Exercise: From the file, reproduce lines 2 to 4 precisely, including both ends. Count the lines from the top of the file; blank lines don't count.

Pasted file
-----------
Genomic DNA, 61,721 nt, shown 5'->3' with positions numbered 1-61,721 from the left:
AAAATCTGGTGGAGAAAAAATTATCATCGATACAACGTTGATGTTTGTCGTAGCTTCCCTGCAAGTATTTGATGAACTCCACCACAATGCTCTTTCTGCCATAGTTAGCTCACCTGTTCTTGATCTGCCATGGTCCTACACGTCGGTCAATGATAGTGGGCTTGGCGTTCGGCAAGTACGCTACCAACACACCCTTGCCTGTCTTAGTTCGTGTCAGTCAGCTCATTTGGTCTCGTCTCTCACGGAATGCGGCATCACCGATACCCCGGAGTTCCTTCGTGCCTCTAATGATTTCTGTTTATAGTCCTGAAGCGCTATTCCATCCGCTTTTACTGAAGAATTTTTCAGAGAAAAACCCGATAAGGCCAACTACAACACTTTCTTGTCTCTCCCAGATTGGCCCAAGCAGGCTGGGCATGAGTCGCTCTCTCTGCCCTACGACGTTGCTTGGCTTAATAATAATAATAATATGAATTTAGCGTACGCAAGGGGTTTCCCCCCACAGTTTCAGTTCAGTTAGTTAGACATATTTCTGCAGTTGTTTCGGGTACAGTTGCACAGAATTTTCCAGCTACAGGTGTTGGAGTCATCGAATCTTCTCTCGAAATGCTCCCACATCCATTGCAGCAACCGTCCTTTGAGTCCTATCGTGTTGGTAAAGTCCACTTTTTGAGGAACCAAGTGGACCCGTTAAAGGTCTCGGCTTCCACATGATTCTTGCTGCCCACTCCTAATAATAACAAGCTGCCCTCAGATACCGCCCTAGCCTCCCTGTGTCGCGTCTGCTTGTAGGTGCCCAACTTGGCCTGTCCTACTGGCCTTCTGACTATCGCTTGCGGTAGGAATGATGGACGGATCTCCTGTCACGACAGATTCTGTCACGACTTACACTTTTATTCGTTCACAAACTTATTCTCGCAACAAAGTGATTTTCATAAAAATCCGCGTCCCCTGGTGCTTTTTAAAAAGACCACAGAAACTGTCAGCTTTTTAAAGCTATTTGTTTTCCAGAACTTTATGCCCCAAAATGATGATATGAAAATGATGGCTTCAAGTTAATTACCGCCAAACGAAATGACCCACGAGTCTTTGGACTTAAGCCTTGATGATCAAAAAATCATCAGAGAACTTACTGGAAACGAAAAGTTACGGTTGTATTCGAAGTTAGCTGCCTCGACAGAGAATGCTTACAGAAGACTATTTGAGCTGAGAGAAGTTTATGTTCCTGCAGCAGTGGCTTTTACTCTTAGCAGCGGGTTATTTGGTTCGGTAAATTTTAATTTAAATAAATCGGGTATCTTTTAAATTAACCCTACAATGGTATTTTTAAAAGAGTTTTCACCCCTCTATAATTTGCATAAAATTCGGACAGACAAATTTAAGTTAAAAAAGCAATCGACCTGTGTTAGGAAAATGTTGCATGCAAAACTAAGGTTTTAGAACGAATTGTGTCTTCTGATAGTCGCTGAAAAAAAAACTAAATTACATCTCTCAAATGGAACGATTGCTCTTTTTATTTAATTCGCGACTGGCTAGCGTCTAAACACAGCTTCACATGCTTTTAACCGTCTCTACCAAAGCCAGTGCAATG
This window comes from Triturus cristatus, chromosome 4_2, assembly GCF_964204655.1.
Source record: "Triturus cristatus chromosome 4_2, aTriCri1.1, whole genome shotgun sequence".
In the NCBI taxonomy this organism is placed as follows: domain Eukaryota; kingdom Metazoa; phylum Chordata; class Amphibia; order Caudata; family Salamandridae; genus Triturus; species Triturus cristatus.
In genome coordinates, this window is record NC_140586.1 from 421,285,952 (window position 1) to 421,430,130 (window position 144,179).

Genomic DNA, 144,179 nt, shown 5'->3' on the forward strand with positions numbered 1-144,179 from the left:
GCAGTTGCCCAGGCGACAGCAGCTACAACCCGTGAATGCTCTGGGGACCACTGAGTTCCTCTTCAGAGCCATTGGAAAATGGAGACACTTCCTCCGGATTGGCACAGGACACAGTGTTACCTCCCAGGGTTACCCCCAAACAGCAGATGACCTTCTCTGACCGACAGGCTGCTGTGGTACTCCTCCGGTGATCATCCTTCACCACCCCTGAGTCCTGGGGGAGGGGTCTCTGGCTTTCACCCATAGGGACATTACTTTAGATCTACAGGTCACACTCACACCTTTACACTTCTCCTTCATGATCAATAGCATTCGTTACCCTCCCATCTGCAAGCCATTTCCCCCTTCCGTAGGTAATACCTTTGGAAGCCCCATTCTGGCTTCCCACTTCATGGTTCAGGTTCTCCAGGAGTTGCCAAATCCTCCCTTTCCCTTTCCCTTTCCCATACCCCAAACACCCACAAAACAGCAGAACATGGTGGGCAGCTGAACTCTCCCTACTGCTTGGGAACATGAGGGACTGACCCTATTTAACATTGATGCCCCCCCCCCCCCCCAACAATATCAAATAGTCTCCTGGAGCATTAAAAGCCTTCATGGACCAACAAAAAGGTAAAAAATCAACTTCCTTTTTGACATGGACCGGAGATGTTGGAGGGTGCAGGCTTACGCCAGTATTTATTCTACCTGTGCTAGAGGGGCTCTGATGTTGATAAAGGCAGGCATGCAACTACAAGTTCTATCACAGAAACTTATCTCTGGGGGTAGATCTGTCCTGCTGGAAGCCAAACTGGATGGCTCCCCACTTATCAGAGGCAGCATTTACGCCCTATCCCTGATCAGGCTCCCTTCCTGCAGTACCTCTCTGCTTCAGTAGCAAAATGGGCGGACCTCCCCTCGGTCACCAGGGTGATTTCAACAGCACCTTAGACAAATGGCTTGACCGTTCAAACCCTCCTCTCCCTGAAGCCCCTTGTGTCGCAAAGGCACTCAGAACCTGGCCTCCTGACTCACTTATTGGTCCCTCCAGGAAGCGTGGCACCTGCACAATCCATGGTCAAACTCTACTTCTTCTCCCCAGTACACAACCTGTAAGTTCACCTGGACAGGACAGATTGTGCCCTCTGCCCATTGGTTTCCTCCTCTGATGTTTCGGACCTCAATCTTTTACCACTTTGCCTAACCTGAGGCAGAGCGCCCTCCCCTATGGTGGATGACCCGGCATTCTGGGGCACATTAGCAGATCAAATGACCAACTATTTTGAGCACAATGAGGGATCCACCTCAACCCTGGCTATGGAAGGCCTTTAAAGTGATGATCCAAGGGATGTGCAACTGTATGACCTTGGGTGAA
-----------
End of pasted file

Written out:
AAAATCTGGTGGAGAAAAAATTATCATCGATACAACGTTGATGTTTGTCGTAGCTTCCCTGCAAGTATTTGATGAACTCCACCACAATGCTCTTTCTGCCATAGTTAGCTCACCTGTTCTTGATCTGCCATGGTCCTACACGTCGGTCAATGATAGTGGGCTTGGCGTTCGGCAAGTACGCTACCAACACACCCTTGCCTGTCTTAGTTCGTGTCAGTCAGCTCATTTGGTCTCGTCTCTCACGGAATGCGGCATCACCGATACCCCGGAGTTCCTTCGTGCCTCTAATGATTTCTGTTTATAGTCCTGAAGCGCTATTCCATCCGCTTTTACTGAAGAATTTTTCAGAGAAAAACCCGATAAGGCCAACTACAACACTTTCTTGTCTCTCCCAGATTGGCCCAAGCAGGCTGGGCATGAGTCGCTCTCTCTGCCCTACGACGTTGCTTGGCTTAATAATAATAATAATATGAATTTAGCGTACGCAAGGGGTTTCCCCCCACAGTTTCAGTTCAGTTAGTTAGACATATTTCTGCAGTTGTTTCGGGTACAGTTGCACAGAATTTTCCAGCTACAGGTGTTGGAGTCATCGAATCTTCTCTCGAAATGCTCCCACATCCATTGCAGCAACCGTCCTTTGAGTCCTATCGTGTTGGTAAAGTCCACTTTTTGAGGAACCAAGTGGACCCGTTAAAGGTCTCGGCTTCCACATGATTCTTGCTGCCCACTCCTAATAATAACAAGCTGCCCTCAGATACCGCCCTAGCCTCCCTGTGTCGCGTCTGCTTGTAGGTGCCCAACTTGGCCTGTCCTACTGGCCTTCTGACTATCGCTTGCGGTAGGAATGATGGACGGATCTCCTGTCACGACAGATTCTGTCACGACTTACACTTTTATTCGTTCACAAACTTATTCTCGCAACAAAGTGATTTTCATAAAAATCCGCGTCCCCTGGTGCTTTTTAAAAAGACCACAGAAACTGTCAGCTTTTTAAAGCTATTTGTTTTCCAGAACTTTATGCCCCAAAATGATGATATGAAAATGATGGCTTCAAGTTAATTACCGCCAAACGAAATGACCCACGAGTCTTTGGACTTAAGCCTTGATGATCAAAAAATCATCAGAGAACTTACTGGAAACGAAAAGTTACGGTTGTATTCGAAGTTAGCTGCCTCGACAGAGAATGCTTACAGAAGACTATTTGAGCTGAGAGAAGTTTATGTTCCTGCAGCAGTGGCTTTTACTCTTAGCAGCGGGTTATTTGGTTCGGTAAATTTTAATTTAAATAAATCGGGTATCTTTTAAATTAACCCTACAATGGTATTTTTAAAAGAGTTTTCACCCCTCTATAATTTGCATAAAATTCGGACAGACAAATTTAAGTTAAAAAAGCAATCGACCTGTGTTAGGAAAATGTTGCATGCAAAACTAAGGTTTTAGAACGAATTGTGTCTTCTGATAGTCGCTGAAAAAAAAACTAAATTACATCTCTCAAATGGAACGATTGCTCTTTTTATTTAATTCGCGACTGGCTAGCGTCTAAACACAGCTTCACATGCTTTTAACCGTCTCTACCAAAGCCAGTGCAATG
This window comes from Triturus cristatus, chromosome 4_2, assembly GCF_964204655.1.
Source record: "Triturus cristatus chromosome 4_2, aTriCri1.1, whole genome shotgun sequence".